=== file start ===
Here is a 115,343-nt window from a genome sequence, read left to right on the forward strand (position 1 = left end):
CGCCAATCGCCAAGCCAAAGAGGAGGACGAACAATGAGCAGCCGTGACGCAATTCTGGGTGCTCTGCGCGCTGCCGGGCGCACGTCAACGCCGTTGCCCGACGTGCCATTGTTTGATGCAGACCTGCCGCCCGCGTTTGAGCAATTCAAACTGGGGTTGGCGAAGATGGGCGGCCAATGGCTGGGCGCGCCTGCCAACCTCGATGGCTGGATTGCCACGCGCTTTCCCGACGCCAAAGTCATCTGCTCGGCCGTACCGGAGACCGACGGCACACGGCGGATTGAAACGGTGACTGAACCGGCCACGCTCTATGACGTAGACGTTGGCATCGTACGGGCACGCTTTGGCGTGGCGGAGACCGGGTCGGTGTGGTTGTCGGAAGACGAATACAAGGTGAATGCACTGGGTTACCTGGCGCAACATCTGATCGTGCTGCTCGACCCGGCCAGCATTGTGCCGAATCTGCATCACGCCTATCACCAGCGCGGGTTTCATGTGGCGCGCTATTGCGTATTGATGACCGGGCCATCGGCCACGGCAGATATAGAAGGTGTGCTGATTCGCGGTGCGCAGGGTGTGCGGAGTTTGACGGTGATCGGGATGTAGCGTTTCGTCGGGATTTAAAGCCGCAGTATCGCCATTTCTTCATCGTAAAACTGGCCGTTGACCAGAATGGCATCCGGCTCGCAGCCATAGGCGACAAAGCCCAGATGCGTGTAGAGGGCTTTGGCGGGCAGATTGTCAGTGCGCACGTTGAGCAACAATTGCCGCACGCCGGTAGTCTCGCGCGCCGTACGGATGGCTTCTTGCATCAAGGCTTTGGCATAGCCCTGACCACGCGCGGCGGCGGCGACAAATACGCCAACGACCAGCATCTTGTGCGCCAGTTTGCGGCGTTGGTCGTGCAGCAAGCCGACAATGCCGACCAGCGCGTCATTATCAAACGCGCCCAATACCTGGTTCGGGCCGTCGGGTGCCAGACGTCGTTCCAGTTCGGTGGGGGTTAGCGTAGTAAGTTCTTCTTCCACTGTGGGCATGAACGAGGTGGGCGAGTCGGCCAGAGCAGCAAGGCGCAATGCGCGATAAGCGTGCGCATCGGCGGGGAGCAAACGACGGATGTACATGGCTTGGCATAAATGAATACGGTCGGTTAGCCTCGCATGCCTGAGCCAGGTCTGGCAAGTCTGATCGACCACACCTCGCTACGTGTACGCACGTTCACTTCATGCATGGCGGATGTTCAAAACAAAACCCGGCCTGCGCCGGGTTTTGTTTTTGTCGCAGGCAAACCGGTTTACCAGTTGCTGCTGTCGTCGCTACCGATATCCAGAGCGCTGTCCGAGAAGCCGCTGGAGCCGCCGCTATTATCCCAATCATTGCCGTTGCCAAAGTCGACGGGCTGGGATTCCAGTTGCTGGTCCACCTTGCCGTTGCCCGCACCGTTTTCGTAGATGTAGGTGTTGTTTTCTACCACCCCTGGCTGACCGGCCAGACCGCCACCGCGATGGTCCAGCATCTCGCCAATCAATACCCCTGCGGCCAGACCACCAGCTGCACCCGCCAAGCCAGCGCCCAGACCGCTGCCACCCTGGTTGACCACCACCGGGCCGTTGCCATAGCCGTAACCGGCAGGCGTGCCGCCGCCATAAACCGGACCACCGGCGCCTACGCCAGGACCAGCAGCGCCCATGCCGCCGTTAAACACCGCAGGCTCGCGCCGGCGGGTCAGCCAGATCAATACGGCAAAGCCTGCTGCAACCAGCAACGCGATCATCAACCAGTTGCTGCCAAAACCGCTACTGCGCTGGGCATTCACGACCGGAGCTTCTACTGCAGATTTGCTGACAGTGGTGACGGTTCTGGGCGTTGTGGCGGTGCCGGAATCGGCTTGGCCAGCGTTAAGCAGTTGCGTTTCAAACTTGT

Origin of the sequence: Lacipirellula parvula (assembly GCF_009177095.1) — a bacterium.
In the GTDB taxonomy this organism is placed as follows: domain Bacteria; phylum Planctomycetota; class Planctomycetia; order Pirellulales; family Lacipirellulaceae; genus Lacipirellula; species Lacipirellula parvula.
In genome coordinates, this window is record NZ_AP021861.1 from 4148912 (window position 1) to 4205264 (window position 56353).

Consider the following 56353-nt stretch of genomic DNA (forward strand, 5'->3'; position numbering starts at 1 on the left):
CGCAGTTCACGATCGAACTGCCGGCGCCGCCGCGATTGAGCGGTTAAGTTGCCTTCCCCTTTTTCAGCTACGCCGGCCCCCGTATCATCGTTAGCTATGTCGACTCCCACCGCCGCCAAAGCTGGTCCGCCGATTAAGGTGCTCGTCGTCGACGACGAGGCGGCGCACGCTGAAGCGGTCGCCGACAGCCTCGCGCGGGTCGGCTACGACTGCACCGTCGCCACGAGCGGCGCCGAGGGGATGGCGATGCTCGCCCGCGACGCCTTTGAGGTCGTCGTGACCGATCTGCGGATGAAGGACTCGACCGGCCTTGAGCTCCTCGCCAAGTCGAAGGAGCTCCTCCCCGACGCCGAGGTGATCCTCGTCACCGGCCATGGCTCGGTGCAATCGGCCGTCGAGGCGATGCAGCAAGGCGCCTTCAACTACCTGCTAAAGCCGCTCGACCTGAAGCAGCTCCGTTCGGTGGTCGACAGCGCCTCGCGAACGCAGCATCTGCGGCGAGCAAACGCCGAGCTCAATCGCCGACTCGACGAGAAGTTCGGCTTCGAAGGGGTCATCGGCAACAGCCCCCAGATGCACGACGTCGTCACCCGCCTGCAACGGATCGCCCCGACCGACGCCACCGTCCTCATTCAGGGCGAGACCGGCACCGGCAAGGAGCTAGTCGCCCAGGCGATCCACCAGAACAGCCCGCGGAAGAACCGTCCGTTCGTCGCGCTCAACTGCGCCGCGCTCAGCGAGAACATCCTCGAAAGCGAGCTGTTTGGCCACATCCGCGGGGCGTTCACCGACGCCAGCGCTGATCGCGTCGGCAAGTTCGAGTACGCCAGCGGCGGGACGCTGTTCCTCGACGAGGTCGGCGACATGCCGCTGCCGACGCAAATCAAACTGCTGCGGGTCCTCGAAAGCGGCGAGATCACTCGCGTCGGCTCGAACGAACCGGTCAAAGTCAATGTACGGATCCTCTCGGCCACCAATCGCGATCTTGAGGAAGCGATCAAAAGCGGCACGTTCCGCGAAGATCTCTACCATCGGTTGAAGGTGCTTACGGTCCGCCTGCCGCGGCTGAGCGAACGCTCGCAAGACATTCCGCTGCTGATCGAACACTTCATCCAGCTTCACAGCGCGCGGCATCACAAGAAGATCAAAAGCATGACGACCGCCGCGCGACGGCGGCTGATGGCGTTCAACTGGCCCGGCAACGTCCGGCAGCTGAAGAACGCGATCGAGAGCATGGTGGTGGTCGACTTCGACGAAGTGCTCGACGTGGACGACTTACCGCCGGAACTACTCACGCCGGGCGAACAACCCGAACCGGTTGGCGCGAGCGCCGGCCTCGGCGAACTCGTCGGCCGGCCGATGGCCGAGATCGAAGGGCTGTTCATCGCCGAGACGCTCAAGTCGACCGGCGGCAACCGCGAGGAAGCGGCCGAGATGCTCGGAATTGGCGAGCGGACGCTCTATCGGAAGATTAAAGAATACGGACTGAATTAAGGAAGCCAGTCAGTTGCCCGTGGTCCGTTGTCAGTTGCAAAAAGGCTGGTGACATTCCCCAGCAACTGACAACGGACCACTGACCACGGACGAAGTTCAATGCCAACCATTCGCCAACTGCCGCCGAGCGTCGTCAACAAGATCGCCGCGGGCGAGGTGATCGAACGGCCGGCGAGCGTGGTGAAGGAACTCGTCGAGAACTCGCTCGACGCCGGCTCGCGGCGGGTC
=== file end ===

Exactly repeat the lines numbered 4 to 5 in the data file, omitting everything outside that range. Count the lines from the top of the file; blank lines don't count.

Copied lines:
In the GTDB taxonomy this organism is placed as follows: domain Bacteria; phylum Planctomycetota; class Planctomycetia; order Pirellulales; family Lacipirellulaceae; genus Lacipirellula; species Lacipirellula parvula.
In genome coordinates, this window is record NZ_AP021861.1 from 4148912 (window position 1) to 4205264 (window position 56353).